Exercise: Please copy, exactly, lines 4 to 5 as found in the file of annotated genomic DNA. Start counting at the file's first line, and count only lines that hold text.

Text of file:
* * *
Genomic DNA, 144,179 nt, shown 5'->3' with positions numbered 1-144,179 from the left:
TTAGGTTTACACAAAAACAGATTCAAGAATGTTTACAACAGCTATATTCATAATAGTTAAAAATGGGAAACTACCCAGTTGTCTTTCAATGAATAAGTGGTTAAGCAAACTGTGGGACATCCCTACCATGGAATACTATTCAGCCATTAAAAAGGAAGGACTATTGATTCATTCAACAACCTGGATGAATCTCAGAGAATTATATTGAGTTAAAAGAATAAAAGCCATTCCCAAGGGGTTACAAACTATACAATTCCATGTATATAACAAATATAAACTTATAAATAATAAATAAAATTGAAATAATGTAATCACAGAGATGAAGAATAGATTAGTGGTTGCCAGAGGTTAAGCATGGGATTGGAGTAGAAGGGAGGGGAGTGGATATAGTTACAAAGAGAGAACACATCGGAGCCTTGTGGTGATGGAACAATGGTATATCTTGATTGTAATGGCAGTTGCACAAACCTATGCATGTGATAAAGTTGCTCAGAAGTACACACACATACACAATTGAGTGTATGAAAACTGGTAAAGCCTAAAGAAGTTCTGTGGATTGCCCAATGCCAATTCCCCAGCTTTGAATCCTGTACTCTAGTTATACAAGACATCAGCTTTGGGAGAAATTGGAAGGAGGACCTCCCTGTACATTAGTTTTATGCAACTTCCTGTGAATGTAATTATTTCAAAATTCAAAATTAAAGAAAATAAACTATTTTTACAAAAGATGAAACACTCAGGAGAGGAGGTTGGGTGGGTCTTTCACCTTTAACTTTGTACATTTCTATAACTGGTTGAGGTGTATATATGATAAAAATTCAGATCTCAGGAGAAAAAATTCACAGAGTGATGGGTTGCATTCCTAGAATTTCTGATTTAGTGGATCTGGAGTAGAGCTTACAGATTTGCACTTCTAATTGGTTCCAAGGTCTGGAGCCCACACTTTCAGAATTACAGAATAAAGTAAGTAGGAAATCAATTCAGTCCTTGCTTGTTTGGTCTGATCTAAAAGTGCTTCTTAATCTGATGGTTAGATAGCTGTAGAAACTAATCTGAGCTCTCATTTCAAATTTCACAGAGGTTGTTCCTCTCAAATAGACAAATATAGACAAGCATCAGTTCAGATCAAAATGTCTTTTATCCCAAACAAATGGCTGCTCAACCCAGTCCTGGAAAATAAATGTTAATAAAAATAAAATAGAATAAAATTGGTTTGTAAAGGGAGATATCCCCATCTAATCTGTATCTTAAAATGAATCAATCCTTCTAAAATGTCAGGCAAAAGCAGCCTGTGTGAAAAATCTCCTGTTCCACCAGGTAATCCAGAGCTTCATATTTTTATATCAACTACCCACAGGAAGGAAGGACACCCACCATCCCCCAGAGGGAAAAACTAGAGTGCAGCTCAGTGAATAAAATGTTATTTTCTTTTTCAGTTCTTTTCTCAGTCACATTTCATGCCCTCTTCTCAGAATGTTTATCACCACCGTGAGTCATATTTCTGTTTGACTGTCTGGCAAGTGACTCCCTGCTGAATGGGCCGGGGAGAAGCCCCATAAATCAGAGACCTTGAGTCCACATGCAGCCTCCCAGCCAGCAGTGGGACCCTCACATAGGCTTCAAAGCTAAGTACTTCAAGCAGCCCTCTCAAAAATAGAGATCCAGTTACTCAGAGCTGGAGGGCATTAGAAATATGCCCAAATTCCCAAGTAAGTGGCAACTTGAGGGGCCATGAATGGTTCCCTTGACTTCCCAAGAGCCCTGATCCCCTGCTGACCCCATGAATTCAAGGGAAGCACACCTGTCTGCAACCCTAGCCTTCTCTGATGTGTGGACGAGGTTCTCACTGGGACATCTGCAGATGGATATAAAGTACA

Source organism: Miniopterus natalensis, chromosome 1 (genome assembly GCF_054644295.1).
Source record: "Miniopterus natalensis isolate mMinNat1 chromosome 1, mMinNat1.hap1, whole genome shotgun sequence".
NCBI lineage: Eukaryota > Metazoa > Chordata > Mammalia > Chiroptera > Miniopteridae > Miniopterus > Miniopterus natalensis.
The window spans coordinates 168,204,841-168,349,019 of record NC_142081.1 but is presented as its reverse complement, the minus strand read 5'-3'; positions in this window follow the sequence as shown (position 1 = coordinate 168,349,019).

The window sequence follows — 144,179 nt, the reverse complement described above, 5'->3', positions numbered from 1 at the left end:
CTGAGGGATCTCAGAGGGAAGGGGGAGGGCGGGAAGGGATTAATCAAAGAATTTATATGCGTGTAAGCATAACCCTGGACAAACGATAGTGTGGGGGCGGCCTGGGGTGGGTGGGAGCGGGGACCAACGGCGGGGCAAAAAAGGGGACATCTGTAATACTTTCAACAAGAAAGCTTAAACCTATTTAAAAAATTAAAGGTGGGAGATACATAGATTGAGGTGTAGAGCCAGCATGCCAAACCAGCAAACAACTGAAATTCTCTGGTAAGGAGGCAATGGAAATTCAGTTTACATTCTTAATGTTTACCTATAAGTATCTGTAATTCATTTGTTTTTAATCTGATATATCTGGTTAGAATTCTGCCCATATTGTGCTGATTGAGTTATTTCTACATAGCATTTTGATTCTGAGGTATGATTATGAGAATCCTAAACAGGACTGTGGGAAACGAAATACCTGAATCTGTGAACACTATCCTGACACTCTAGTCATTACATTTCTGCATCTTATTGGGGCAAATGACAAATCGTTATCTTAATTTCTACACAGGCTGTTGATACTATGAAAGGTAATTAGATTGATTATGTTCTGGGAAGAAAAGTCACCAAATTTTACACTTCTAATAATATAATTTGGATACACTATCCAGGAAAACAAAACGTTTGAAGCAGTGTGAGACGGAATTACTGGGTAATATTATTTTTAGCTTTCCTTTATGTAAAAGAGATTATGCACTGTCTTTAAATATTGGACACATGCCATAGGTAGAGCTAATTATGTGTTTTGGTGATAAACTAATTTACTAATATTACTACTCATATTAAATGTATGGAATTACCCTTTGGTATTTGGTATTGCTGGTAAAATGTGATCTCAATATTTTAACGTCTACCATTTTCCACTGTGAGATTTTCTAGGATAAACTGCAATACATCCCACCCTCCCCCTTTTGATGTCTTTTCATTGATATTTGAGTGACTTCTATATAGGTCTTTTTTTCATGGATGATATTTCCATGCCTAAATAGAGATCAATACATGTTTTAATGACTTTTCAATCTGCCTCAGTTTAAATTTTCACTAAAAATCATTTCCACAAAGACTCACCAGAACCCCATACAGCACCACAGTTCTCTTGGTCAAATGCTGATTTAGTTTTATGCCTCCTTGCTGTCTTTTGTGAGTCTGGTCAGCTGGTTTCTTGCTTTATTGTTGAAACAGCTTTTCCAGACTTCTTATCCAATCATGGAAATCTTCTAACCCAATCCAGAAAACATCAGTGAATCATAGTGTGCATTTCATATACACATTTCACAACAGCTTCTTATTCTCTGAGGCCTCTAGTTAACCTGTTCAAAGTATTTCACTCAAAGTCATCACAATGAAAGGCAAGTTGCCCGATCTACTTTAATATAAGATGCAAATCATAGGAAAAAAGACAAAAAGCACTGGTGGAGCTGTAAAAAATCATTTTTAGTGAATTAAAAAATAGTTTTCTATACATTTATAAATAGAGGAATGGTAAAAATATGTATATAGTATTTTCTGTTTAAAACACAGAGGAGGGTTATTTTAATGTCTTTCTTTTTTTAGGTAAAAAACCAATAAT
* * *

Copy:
Source record: "Miniopterus natalensis isolate mMinNat1 chromosome 1, mMinNat1.hap1, whole genome shotgun sequence".
NCBI lineage: Eukaryota > Metazoa > Chordata > Mammalia > Chiroptera > Miniopteridae > Miniopterus > Miniopterus natalensis.